The original freight room doors have been replaced, but have been saved. Original pieces were saved wherever possible, but new doors and windows were used when the originals were found to be beyond repair. The original floors (beautiful quarter-sawn pine) were removed, and a concrete sub floor and foundation was poured. The material from the floors was saved and stacked in the freight room.

    pocahontas_freight_rm.jpg pocahontas_freight_rm_studs.jpg

    The first view is looking toward the north end of the freight room. The original floor boards and the original freight doors can be seen. The second view shows how the original studs were cut to allow the building to be lifted to pour the floor. When the concrete was dry, new sills were placed, and scabs were added to the studs.

    The contractor told me that the architect specified top quality, tight-grained pine for the floor. It was finished with 4 coats of tung oil, and it looks great.

    pocahontas_waiting_rm_office.jpg pocahontas_waiting_rm_south_end.jpg

    These shots are of the waiting room. The first is looking toward the NE corner and toward the office, and the second is looking to the SE corner and the restrooms and "colored" waiting room.

    The interior walls were replaced with similar wood “siding”. The original walls were painted with lead-based paint, and they were removed in total.

    This view is looking toward the east wall in the office.

    Modern restroom facilities have been placed in what was the “colored” waiting room. The entrance to the “colored” waiting room was located on the south elevation. That door is original to the structure.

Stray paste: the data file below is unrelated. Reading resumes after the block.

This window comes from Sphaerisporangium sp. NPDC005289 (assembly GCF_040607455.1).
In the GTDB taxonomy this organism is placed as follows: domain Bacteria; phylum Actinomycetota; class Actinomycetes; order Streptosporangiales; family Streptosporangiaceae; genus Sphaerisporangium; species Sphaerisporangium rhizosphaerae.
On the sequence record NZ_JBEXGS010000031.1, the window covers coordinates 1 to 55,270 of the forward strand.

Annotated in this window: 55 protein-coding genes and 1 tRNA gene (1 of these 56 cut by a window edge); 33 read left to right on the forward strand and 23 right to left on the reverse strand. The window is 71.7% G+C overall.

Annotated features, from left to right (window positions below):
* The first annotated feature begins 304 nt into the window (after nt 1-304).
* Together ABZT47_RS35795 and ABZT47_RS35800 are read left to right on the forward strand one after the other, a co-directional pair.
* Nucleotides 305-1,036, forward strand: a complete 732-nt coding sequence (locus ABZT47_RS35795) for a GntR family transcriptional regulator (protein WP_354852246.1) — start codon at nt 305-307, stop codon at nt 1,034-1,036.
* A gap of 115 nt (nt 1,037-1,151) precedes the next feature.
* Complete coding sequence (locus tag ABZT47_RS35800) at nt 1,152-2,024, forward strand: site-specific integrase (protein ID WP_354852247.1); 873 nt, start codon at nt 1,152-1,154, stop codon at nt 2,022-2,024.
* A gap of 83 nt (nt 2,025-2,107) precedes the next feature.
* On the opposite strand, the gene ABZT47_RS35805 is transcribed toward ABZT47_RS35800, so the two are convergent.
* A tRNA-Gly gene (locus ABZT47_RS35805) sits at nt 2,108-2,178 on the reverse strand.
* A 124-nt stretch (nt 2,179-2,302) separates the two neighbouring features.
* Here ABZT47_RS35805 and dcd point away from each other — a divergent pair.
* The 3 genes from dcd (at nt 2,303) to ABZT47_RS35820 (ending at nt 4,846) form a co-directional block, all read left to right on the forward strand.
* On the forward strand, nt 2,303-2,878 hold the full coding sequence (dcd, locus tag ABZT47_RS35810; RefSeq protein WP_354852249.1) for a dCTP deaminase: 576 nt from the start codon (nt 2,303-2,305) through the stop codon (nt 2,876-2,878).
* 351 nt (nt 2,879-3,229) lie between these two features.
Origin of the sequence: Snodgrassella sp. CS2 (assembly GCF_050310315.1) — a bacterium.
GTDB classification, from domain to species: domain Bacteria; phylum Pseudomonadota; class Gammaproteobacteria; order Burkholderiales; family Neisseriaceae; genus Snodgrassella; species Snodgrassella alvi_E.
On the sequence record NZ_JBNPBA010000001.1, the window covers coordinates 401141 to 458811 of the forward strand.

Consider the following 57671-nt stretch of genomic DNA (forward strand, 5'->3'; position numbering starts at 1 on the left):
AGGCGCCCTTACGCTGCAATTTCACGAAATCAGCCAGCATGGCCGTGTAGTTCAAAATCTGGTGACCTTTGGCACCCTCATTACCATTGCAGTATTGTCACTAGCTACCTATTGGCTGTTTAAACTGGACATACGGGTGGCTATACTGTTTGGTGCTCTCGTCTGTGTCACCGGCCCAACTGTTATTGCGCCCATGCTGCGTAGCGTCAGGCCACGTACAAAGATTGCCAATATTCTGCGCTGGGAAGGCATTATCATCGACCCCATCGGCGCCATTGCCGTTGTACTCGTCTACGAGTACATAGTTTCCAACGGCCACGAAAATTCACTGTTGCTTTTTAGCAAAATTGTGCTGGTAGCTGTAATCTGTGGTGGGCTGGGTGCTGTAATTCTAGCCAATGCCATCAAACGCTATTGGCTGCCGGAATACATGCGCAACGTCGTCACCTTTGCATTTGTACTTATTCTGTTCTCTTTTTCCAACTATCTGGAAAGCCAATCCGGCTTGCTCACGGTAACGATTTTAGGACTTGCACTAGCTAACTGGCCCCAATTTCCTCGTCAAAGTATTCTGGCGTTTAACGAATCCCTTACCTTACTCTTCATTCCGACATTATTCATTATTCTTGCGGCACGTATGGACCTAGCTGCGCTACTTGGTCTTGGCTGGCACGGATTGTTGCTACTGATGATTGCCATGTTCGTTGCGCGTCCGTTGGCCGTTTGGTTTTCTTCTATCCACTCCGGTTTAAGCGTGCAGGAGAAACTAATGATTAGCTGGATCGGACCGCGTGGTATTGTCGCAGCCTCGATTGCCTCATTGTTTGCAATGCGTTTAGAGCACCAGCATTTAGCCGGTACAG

A view of the north elevation

    The west elevation

    The contractor made inquiries about the train order board, and I explained to him its function. I am not certain that he understand fully its use. None of the folks involved with the project knew what it was or how it was used. I told him that the “blade” should be red and the rods and braces should be black. So at least the train order board will be painted the correct color.
    pocahontas_train_order_board_inside.jpg pochontas_train_order_board_outside.jpg

    I asked if they had any idea about the original color, and he said that while prepping the surface for painting, they discovered red oxide below the gray paint. Given the construction date, this depot lends credence to my theory that circa late nineteen-teens and later, the Frisco painted its depots red. At least, that is the case for Pocahontas, AR and Morse, KS.

    A MP caboose sits on a short piece of track to the south of the depot. There are plans to lay track through the station grounds and to acquire addition rolling stock.

    My dad’s first roadmaster job was on the Hoxie Sub, and it nice to see this piece of the River Division survive. The city and architect have done a very nice job bringing this structure back to life.
    Last edited by a moderator: Oct 2, 2013
    mountaincreekar likes this.
  18. FriscoFriend (Bob Hoover RIP 4/12/2018)

    FriscoFriend (Bob Hoover RIP 4/12/2018) Passed Away April 12, 2018 Frisco.org Supporter

    Karl, there is no such location as Mores, KS to my knowledge. Where did you mean?
  19. Karl

    Karl 2008 Engineer of the Year Frisco.org Supporter

    A fat-finger...should be Morse, Mile Post P-25.4